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Cats and Helicobacter

Takemura, L. S., P. L. Camargo, et al. (2009). “Helicobacter spp. in cats: association between infecting species and epithelial proliferation within the gastric lamina propria.” J Comp Pathol 141(2-3): 127-34.

Helicobacter are bacteria that colonize the gastric lumen and duodenum. In humans, these bacteria have been linked to gastritis, gastric ulcers, and gastric adenocarcinomas. The prevalence of Helicobacter in cats is high, but it is not known if there is an associated risk of gastric lesions. In this study, gastric samples were collected from 23 cats; 18 with no clinical signs, and 5 that had chronic vomiting. Samples were assessed microscopically for epithelial changes, as well as by PCR for the organism. The bacteria were detected in 20 of the 23 cats, four of which were from the cats experiencing chronic vomiting. No correlation was found between gastric inflammation and level of Helicobacter colonization. Helicobacter colonization was associated with increased epithelial proliferation in the stomach; thus, the authors postulate, it could contribute to gastric cancers. [MK]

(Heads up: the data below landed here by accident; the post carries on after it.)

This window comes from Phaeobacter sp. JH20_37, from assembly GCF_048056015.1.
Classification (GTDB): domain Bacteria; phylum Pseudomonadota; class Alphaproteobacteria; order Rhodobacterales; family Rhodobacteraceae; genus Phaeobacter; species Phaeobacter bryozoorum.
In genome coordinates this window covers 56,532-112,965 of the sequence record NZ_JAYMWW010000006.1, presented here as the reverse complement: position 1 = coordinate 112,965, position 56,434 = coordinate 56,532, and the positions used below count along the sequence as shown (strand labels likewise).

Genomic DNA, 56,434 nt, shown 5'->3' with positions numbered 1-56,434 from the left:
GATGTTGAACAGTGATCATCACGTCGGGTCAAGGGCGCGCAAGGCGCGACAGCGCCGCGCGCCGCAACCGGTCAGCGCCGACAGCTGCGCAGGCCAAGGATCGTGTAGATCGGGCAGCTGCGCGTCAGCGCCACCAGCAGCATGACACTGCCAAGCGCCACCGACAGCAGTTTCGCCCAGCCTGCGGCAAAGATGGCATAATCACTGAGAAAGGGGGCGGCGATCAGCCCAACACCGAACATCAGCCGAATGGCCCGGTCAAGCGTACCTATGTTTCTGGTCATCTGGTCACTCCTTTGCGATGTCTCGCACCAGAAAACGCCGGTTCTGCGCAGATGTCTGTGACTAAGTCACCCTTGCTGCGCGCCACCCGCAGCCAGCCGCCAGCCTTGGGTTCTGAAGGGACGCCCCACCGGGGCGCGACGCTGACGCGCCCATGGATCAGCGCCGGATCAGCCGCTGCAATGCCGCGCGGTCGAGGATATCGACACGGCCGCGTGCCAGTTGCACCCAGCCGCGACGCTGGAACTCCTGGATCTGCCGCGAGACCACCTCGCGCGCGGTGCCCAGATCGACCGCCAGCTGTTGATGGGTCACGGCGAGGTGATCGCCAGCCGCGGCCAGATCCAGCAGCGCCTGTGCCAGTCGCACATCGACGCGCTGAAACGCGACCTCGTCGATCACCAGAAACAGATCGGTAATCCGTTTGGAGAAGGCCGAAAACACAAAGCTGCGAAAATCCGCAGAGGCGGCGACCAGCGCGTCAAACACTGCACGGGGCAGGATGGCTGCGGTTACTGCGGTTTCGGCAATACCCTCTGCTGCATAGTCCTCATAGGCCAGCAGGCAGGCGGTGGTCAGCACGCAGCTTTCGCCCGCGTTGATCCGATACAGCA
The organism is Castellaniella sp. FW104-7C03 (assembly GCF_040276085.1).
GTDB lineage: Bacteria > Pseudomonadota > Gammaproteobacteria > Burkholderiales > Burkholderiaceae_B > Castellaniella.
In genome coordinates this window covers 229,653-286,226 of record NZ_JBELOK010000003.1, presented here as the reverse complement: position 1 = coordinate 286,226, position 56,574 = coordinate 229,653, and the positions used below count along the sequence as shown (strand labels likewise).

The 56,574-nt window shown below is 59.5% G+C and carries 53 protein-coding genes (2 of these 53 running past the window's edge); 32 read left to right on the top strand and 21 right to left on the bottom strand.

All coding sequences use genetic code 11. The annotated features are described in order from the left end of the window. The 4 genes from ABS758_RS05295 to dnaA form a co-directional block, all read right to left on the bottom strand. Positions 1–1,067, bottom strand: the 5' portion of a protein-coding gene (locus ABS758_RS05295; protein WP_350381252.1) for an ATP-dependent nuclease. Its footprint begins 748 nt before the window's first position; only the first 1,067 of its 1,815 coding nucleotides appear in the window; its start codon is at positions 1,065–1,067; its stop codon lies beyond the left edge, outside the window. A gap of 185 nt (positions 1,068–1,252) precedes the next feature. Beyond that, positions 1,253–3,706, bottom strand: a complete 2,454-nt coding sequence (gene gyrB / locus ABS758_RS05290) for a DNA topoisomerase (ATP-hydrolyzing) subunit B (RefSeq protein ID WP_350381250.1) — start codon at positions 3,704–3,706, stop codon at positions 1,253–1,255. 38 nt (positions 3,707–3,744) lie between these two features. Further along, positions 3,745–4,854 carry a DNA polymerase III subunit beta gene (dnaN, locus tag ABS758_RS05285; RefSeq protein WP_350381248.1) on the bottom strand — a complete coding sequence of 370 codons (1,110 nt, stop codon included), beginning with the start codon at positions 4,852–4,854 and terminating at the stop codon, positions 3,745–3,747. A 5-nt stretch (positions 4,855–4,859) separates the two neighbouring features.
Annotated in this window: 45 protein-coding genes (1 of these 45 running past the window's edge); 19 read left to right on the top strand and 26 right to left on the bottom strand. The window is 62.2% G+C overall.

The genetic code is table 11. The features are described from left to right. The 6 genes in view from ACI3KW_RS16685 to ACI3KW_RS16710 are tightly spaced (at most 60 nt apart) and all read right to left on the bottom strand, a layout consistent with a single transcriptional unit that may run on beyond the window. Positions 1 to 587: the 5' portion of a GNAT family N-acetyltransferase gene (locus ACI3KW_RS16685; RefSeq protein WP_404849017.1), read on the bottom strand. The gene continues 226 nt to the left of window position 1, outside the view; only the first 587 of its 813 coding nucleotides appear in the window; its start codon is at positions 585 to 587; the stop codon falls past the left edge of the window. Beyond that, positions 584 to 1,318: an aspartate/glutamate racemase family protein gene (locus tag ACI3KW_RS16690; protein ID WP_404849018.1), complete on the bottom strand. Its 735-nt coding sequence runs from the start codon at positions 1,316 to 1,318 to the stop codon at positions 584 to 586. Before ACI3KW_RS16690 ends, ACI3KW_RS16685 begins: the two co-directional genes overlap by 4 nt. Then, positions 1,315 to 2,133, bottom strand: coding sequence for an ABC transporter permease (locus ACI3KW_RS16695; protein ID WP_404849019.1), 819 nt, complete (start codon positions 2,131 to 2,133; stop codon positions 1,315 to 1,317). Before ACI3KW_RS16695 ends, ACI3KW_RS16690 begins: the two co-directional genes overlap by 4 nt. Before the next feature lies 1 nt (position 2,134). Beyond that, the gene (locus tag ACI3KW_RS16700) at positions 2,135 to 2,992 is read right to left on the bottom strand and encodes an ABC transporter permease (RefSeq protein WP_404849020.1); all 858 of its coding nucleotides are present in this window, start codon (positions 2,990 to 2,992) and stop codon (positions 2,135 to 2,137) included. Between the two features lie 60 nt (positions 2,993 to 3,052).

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Related articles:
Greiter-Wilke, A., E. Scanziani, et al. (2006). “Association of Helicobacter with cholangiohepatitis in cats.” J Vet Intern Med 20(4): 822-7.
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Bridgeford, E. C., R. P. Marini, et al. (2008). “Gastric Helicobacter species as a cause of feline gastric lymphoma: A viable hypothesis.” Vet Immunol Immunopathol 123(1-2): 106-13.
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